South Africa's basketball community

Zone 6 games from Peaches point of view

By on February 16, 2009 in FanZone

Despite the extremely warm weather and scorching heat, we managed to survive a few weeks in Potchefstroom, where the University of the North West played hospitality to all the teams and officials needs.

There were six codes of sport featured at the event including football, netball, tennis, swimming, athletics and basketball. Ten Southern African countries competed in the event, which was last held two years ago in Namibia, these are South Africa (host), Lesotho, Swaziland, Namibia, Botswana, Zimbabwe, Zambia, Mozambique, Angola and Malawi.

I was in Potch with Fresh and Tsitso, two regular referees in the LOP and GBL leagues, that were technical officials at the games. The whole tournament was organised quite well with accommodation, meals and transport being a breeze. The basketball camp of Volunteers and Officials consisted mainly of the North West basketball team, men and women. Thabo Letsebe and Clive (North West men coach), were also among the residents at Kom en Gaan.As I mentioned before, the organising of this event was tip-top, however the facilities were lacking in some crucial areas. The indoor court on the North West campus was… hard to bear, most matches were held there meaning a high attendence of spectators. Television crews and their lighting equipment that exuded large amounts of heat had to share places with the fans, yes the people, in the seats. If that was not enough, the court itself had insufficient grip and players were travelling all over the place.
The second facility, Kopano military base, had a great wooden court so no grip problems but inadequate seating for the number of spectators that arrived and no warming up areas except the parking lot out in the sun for arriving teams. Might I add even more depressing was that no air conditioning was turned on or provided at any of the venues.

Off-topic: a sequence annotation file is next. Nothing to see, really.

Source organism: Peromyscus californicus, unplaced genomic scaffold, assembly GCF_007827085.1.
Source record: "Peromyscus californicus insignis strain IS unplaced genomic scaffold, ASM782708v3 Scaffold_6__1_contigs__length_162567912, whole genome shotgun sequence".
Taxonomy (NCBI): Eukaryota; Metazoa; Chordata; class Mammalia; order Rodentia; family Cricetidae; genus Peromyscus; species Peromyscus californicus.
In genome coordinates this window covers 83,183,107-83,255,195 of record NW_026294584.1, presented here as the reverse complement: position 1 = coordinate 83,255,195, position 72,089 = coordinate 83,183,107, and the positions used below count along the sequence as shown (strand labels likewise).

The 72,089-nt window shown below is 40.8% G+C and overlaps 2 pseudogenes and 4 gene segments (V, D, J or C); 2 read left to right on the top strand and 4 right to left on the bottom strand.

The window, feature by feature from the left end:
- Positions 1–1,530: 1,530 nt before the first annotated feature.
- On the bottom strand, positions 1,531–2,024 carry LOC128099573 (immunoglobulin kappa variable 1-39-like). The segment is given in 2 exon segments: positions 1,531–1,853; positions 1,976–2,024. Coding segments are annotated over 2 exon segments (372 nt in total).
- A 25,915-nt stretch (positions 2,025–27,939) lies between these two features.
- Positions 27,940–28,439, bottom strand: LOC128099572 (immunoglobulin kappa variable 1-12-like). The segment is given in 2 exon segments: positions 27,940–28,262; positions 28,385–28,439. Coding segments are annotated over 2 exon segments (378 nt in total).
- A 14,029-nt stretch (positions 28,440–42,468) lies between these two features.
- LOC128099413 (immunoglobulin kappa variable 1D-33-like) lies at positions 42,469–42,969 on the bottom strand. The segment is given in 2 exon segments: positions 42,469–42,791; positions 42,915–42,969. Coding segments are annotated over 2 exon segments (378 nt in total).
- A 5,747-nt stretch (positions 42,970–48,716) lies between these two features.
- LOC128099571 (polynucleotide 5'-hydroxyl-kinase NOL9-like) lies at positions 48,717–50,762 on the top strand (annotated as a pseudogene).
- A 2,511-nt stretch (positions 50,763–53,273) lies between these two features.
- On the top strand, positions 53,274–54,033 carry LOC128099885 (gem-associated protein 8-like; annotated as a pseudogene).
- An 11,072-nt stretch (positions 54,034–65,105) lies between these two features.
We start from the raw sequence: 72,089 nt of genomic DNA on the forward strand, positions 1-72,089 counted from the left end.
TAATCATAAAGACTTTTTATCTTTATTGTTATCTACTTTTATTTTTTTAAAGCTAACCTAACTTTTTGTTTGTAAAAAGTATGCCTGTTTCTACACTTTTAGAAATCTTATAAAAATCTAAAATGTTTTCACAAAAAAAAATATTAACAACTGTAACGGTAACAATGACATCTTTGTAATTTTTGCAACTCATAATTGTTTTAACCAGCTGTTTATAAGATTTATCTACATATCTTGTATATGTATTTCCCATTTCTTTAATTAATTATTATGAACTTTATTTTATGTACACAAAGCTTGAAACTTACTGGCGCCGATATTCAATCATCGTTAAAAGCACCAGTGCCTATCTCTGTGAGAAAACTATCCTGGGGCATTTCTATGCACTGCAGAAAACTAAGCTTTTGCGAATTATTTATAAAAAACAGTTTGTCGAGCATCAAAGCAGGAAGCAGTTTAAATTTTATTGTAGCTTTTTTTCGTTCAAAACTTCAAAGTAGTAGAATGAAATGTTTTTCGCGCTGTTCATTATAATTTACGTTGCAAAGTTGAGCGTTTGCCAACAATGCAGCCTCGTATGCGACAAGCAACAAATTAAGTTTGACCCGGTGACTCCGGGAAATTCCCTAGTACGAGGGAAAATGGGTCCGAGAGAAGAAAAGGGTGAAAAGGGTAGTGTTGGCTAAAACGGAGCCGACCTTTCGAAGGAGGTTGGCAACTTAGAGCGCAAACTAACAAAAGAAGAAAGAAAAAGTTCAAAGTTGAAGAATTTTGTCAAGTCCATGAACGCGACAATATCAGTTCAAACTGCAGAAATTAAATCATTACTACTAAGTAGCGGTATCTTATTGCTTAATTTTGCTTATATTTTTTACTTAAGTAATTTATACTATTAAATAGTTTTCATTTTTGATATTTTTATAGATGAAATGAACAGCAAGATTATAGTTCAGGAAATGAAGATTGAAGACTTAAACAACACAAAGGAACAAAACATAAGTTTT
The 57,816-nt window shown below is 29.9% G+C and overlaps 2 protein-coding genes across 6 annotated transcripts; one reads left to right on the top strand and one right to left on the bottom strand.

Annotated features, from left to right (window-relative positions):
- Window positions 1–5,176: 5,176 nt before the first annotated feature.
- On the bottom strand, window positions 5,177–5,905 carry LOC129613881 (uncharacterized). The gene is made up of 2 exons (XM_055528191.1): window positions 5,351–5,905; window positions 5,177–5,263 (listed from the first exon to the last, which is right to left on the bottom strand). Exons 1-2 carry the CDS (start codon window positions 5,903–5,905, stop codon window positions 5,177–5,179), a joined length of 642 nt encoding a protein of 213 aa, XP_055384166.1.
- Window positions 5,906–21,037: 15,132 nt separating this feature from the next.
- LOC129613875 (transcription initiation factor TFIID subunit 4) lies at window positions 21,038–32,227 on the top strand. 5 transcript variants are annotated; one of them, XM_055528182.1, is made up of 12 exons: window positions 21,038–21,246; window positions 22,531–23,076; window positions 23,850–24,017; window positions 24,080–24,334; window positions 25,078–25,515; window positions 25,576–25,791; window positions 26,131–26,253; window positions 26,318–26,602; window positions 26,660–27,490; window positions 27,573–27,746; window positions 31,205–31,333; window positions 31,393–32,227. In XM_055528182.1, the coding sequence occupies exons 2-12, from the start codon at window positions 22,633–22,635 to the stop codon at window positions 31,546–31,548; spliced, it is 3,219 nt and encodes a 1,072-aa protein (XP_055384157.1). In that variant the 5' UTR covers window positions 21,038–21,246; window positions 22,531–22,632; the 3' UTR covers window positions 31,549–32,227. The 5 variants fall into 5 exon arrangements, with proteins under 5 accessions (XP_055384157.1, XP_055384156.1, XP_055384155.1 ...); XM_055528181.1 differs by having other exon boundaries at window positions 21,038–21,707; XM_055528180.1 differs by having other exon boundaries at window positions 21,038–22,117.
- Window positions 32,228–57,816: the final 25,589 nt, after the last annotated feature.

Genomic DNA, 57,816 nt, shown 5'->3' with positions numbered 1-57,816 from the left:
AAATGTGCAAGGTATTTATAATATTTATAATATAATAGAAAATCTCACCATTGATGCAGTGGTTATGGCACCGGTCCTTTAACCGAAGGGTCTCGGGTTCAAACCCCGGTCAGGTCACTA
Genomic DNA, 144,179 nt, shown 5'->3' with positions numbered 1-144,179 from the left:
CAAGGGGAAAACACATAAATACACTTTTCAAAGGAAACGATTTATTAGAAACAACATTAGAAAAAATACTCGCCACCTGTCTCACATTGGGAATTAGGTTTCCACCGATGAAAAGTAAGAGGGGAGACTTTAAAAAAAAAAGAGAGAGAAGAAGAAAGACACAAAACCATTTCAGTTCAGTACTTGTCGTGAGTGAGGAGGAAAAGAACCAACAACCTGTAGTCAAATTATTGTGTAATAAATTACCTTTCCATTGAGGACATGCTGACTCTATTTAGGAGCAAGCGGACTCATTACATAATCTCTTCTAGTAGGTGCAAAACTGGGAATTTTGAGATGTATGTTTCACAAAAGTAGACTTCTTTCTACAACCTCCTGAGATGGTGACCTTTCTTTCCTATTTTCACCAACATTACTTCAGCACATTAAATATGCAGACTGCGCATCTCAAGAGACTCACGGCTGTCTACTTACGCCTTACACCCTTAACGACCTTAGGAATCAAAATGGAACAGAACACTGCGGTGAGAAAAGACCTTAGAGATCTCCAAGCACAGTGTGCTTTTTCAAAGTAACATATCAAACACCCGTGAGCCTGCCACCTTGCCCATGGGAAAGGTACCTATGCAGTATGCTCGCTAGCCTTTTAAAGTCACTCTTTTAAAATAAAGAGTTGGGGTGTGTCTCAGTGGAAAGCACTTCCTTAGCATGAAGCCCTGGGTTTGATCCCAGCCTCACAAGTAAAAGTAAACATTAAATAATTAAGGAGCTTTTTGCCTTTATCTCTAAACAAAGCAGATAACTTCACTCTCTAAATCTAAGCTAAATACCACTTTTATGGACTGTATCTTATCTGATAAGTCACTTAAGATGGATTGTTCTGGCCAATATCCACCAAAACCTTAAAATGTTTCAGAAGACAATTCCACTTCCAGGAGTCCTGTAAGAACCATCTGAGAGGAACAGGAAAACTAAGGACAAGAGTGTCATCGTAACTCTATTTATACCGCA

I thought of the impression this made on international guests, and the international refs overseeing the event. Tons of bottles of bonaqua water were littered around the venues as a result, and many times I heard people suggesting “why not take this event to a bigger city? Even Wits University could have hosted all the sporting codes”, well I don’t know the implications of that but I do know that terrorism and traffic were major concerns.

Despite the difficult situation, the games did not disappoint and my favourite teams were Lesotho Men and Mozambique Women and Men. Lesotho is quick on the court, non-stop up tempo the whole game. Makes you wonder what they are eating. Despite their energy levels, they don’t have a solid team. All the players look like guards, no big men to stop the opponents’ easy baskets. Their point guard is particularly good; hopefully he makes it to SA and is able to further his career.

When it comes to Mozambique they should have taken the first place from Angola, while watching their games, you see that on skill level their equally matched. In both Men and Women games they had worked and gained healthy leads, but come the end of the 3rd and beginning of the 4th quarter, they relaxed too much, for some reason. It looked like they wanted to give it away? So they did. I felt betrayed.

That’s how it went down in my eyes, a great event. The South African president, Motlanthe dropped in to close things off, on the last day. Next time it comes to SA, more publicity and possibly selling tickets to games can generate more revenue for SA sports, this aspect was overlooked and an opportunity lost.

Article by Peaches edited by Victor Shakineza

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